Nav Menu

Fueling Strategy 101: How The Right Gel Can Save Your Ride

April 20, 2018
Fueling Strategy 101: How The Right Gel Can Save Your Ride


Anyone who has ridden a bike over a long distance knows the feelings of the dreaded bonk. Luckily, a strategically used gel can save your ride and be the difference between a pleasant ride and a hunger knock that turns your ride into an unnecessary struggle. There are a wide-range of energy gels that are sure to keep your rides safely in the easy zone. Knowing exactly how to and when to consume these products can be slightly confusing but will ultimately keep your rides pleasant and bonk-free.

What is “Bonking”

“Bonking” or “hitting the wall” is an experience that all cyclists dread while training or racing. These “bonks” happen when you haven’t properly fueled with enough carbohydrate before or during exercise and when you’ve used up most of the stored carbohydrate (glycogen) within your body. Many cyclists don’t consume these carbohydrates due to the difficulty of eating and digesting solid food while riding. Gels solve this issue by making it incredibly easy to consume these necessary macronutrients during your ride. This will go a long ways towards helping you avoid a dreaded bonk. Fortunately, the variety of gels Science in Sport (SiS) offers make it easy to take on these necessary calories during a workout. Their Isotonic gels are incredibly easy to carry and consume on the go and keep those dreaded bonks at bay.


What Is An 'Isotonic' Gel?

Unlike a hypertonic solution (common of the thicker, more concentrated gels on the market) , which has a higher concentration than the fluid in your body, or a hypotonic, which has a lower concentration than the fluid in the body, Isotonic simply means that the gel has the same concentration of dissolved particles as your body’s cells ensuring you are delivered the energy exactly when you need it..

Why This Is Important?

If a gel has a higher concentration than the fluid in your body, water particles will have to be pulled into your gut from the rest of your body to help absorb and balance this concentration. This slows down the availability of the energy from the gel and can bloat your stomach throughout the ride and ultimately compromise your performance along with significantly lowering enjoyment. You also need to take in a considerable amount of water to help these gels digest and avoid this discomfort. Conversely, if a gel has a lower concentration than the fluid in your body, you won’t have to dilute it with water, but it will empty quickly from your stomach and fail to provide significant energy.


Benefits of Isotonic Energy Gels

The Isotonic formula is key to unlocking the potential of the gel due to its ability to transfer quickly and easily into energy since little fluid needs to be drawn into your stomach to dilute the gel, providing fast and easy energy.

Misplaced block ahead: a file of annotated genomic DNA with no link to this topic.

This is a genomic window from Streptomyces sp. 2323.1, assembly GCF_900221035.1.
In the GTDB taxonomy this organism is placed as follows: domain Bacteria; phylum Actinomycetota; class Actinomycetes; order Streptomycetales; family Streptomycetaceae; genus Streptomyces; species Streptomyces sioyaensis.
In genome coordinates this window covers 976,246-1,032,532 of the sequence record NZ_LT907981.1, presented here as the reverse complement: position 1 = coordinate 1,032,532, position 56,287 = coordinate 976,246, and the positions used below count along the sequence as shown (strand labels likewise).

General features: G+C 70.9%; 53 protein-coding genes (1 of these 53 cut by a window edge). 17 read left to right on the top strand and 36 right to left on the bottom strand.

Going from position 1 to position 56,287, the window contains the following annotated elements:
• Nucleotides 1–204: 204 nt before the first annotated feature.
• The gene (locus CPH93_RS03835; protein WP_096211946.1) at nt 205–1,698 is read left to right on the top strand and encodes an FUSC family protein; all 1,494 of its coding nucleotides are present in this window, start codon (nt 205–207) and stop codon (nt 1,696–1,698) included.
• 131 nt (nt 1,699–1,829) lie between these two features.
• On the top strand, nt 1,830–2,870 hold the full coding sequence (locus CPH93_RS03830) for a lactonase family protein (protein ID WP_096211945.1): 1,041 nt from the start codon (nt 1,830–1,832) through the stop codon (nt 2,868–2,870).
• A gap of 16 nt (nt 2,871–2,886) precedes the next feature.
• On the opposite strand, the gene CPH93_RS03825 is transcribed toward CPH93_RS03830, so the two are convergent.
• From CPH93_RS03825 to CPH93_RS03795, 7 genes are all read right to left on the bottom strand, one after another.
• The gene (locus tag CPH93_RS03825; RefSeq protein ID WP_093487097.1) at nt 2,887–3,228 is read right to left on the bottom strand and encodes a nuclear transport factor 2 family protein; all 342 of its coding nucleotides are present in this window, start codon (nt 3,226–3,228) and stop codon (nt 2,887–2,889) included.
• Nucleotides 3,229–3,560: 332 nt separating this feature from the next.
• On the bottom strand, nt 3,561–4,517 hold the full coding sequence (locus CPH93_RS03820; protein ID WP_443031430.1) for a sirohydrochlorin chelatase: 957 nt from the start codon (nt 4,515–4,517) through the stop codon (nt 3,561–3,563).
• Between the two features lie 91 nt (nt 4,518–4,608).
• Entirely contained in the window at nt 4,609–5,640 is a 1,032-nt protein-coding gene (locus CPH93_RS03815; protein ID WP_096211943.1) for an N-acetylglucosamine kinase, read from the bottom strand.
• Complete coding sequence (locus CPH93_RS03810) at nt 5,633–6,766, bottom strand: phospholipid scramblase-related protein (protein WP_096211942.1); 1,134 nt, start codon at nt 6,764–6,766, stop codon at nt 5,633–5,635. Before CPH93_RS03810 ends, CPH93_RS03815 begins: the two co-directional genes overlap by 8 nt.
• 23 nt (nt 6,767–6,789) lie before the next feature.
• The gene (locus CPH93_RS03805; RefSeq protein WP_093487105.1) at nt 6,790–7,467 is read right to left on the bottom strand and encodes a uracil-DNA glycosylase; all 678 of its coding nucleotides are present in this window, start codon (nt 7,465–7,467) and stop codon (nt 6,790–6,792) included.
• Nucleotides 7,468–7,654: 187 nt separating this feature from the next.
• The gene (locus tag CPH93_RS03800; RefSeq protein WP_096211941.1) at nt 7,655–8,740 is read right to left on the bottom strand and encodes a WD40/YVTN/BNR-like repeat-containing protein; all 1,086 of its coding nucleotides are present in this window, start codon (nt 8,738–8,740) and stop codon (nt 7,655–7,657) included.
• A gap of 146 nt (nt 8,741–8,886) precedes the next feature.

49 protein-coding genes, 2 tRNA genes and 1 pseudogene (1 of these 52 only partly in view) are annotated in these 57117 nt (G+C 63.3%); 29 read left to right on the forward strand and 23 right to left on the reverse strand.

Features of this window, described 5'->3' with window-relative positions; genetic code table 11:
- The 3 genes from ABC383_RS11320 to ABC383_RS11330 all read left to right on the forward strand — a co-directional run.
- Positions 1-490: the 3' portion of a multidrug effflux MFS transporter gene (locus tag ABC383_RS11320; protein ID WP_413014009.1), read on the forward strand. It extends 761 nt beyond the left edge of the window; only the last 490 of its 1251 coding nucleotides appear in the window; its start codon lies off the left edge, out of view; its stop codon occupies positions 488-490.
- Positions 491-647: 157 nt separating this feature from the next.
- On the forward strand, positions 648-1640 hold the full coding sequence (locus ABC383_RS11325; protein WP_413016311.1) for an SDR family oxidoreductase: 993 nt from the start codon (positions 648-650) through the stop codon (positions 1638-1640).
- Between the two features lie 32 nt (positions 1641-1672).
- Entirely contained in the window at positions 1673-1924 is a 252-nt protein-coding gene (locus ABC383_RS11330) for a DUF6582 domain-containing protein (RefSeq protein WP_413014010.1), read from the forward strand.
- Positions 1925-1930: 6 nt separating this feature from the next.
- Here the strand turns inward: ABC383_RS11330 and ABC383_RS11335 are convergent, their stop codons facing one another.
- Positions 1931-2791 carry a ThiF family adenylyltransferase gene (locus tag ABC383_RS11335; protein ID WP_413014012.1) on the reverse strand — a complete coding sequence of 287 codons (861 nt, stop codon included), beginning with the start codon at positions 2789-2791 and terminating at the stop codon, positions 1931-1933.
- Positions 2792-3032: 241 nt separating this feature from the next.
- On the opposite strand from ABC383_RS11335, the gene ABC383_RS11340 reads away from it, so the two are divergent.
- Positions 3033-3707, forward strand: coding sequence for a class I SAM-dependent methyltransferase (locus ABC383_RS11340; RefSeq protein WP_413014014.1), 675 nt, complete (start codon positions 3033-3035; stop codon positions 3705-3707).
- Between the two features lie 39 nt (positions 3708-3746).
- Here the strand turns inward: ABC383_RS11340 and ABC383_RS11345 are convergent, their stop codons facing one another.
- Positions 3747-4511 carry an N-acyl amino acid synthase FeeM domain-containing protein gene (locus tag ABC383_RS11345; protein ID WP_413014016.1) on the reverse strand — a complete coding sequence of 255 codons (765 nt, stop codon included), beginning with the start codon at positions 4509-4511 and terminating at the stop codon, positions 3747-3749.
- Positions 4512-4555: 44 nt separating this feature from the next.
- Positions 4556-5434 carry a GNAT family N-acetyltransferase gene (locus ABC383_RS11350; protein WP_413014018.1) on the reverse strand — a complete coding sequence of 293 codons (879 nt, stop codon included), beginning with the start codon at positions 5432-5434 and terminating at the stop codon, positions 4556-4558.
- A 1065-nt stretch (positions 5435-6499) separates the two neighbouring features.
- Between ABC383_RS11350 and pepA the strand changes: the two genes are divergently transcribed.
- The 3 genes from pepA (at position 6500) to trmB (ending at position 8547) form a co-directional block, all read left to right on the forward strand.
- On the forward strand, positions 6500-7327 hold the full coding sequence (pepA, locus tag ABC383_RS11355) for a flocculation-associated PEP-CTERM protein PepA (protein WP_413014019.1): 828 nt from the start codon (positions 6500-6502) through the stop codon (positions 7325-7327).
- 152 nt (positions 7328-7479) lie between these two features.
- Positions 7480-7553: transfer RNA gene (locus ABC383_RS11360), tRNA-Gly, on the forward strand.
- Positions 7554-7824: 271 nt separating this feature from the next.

What this means to you is that with an isotonic gel, you won’t have to consume water to help it digest, but will still get a critical nutritional boost. This will minimize the risk of feeling bloated that occurs when you are forced to over-drink with traditional gels. You’ll also be able to digest and process isotonic gels without compromising precious energy. This will come as great news to any cyclist who has lived through the experience of the bloated discomfort after consuming a copious amount of water and industry-standard, non-isotonic gels.

Why You Need Isotonic Gels

Your internal glycogen stores will last around 90 to 120 minutes of prolonged exercise, varying slightly depending on intensity. You should use gels at strategic points during long rides of over an hour and a half to reduce reliance on your stored glycogen. This will maintain steady carbohydrate supply to your muscles. Additionally, taking regular carbohydrates during your workout reduces the perception of effort. So not only will you be able to push harder during the end of your ride, it will feel easier.


When to Use Gels During Your Ride

For rides or races scheduled under 90 minutes, take a gel—preferably one with caffeine—before you start the event. This will ensure that you have glycogen stores to draw from during your ride. If your ride last longer than an hour, an isotonic gel at the hour mark will help top up energy stores and make sure you have enough power to cruise through the last half hour, or more importantly, to beat your friends to the post-ride coffee shop.


If you are participating in a ride or organized event that is over 90 minutes, plan to take in 60 grams of carbohydrates, or 3 gels, per hour. Since your body can only store enough carbohydrates for 90 minutes of moderate to high-intensity exercise, you should try to consume at least one gel every 20 minutes. Once you are hungry, it is already too late. Therefore you’ll want to make sure you eat a gel as early as the 20-minute mark, which is well before you’ll feel the need to eat. This will give you a chance to build up valuable glycogen stores that you’ll use later during your ride. If you have one saved up, the last part of your ride is a great time to use a caffeinated gel. It will help deliver mental stimulation to push you through to the finish line. Sticking to this schedule of taking in carbohydrates in the form of isotonic gels will guarantee you have plenty of power at the end of your ride.

For more information, visit the SiS website to find out more about isotonic gels, bonking, and when to take which gel.

*Follow BikeExchange: Email | Facebook | Twitter | Instagram | YouTube *

*/ -->